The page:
Tag Archives: CWC Tri-Valley Branch

JIM AVERBECK – WRITER & ILLUSTRATOR

Jim Avereck - Cropped
Photo by Sonya Sones

Saturday, October 19, 2013 the Tri-Valley Branch of the California Writer’s Club was privileged to have Jim Averbeck as our guest speaker. Jim studied engineering at Case Western Reserve University in Cleveland, Ohio.

Looking for an opportunity to serve and grow, he joined the Peace Corps. He spent almost four years living and working in the western Africa country of Cameroon.

It was in Cameroon where he got the inspiration for his first children’s book.

Jim has a fun and interesting blog, Jim Averbeck * Words and Pictures. Visit him at http://www.jimaverbeckbooks.com/

His story, from idea to publication, took several turns, along with ups, downs, and bumps. If you ever get a chance to hear him speak, take it. Although his genre has been children’s books, his journey is one all aspiring writer’s should hear. It wasn’t an easy one. Talent he has plenty of, but talent isn’t everything. He needed perseverance and the ability to roll with the punches to succeed. He has plenty of both.

Jim’s description of the path to publication is one of the best I’ve heard. More than a few of the audience, myself included, left wondering, do I have what it takes? Can I accomplish what Averbeck has managed?

Jim writes Picture Books, Middle Grade, and Young Adult. He is currently working on his first novel for the middle grade audience, a mystery set in San Francisco. From his description of the characters and plot, I know one seasoned citizen reader who looks forward to reading about “Hitch”.

Picture Books by Jim Averbeck:

The Market Bowl (2013)
Oh, No, Little Dragon (2012)
except if (2011)
In a Blue Room (2008)

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Bucket Lists

My.SilverAge and HARO

Last spring I attended a California Writers Club – Tri-Valley Branch meeting at which the guest speaker addressed out-of-the-box ways to get to know new people. One method was Help-A-Reporter-Out (HARO) www.helpareporter.com.

The speaker explained that by subscribing to HARO she has contributed to several articles, picked up some publicity, and best of all she developed a long-time friendship with an editor at a large New York newspaper.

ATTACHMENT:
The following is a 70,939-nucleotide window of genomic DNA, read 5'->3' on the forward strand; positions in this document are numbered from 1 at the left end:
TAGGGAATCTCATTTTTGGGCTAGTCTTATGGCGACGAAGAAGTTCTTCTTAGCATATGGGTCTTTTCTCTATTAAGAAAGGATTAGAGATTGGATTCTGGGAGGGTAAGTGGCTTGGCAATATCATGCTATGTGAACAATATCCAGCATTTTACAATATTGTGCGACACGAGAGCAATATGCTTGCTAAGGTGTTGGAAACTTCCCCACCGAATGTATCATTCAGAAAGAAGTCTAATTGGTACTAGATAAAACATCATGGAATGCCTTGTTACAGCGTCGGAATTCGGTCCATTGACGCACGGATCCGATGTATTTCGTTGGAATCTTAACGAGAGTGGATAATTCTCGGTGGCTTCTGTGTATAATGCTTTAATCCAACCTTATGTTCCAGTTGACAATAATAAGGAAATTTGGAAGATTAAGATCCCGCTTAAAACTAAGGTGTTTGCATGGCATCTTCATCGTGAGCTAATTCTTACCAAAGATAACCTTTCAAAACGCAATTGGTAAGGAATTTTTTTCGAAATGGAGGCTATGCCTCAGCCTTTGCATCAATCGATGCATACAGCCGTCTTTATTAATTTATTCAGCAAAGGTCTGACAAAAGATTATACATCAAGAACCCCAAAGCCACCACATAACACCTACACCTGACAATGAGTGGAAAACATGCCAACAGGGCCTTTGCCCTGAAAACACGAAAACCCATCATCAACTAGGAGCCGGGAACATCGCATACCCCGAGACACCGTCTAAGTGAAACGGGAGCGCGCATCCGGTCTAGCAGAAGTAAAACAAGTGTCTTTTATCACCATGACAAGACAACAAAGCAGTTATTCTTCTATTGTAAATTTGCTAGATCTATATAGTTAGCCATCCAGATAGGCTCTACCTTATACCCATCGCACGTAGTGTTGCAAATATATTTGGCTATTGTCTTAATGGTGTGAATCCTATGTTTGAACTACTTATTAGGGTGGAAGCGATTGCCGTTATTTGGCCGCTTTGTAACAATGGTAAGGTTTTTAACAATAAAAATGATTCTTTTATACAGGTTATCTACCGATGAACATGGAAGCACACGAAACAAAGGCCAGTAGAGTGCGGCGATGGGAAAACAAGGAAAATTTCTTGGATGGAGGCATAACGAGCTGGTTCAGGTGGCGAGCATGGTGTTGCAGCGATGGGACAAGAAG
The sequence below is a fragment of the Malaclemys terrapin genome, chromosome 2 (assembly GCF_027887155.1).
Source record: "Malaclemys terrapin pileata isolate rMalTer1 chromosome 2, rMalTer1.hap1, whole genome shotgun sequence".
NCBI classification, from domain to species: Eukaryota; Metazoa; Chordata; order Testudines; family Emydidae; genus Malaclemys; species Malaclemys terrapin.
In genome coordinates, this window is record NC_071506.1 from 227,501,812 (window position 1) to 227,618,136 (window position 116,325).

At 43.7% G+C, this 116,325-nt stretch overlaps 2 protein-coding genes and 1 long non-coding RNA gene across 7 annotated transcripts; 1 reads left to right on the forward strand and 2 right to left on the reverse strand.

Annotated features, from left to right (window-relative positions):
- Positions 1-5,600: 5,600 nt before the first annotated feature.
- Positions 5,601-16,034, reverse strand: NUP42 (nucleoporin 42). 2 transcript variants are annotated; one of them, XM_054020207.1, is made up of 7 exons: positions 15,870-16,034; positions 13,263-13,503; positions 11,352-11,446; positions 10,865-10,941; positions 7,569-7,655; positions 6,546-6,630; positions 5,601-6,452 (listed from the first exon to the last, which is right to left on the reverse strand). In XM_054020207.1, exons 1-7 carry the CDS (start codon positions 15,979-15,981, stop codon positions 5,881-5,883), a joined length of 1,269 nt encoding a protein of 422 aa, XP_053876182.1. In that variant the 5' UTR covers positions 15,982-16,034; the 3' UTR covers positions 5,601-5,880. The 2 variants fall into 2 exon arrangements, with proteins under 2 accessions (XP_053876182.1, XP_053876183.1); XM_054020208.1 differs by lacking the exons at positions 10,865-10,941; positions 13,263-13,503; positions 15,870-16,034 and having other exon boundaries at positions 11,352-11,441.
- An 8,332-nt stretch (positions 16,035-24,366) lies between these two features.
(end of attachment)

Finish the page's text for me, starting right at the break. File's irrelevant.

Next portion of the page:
HARO is easy. Go to the web site and sign up. Once on the mailing list I receive one or two emails each business day. If busy, I just hit delete, but I hate to miss out. Reporters from all forms of media need people to interview on countless topics. When I open HARO email I skip Biotech and Healthcare and head for the other eight to ten categories. Sometimes I find interesting requests in several categories.

In May I saw a subject line that caught my attention, Looking for seniors who started something new after 65.

I sent the reporter an email describing two things I started after 65, zip-lining and writing. I heard back the next day. The reporter already had a writer, but she was interested in my fear of heights, and zip-lining. We exchanged a few emails. Today, I’m one of six senior citizens featured in a slide show on my.SilverAge http://mysilverage.thebegroup.org/Retirement/6-Fearless-Seniors-Tackle-Their-Bucket-Lists. I’m number three.

Andrew Again

This was the first tower we climbed. The reporter used two other photographs for her slideshow.

It’s takes five to ten minutes a day, less than an hour a week to check HARO. I’m sure that everyone who reads this blog could help a reporter. I guarantee you’ll have fun doing it.

I’m corresponding with a reporter now who is doing a piece on the difficulties faced by people in their sixties trying to find a job.

My motto: “Don’t act your age. Just because we’re old in the eyes of society doesn’t mean we have to sit in a rocker and act like old people. Be young in mind and spirit. If you want to try something new, do it.”

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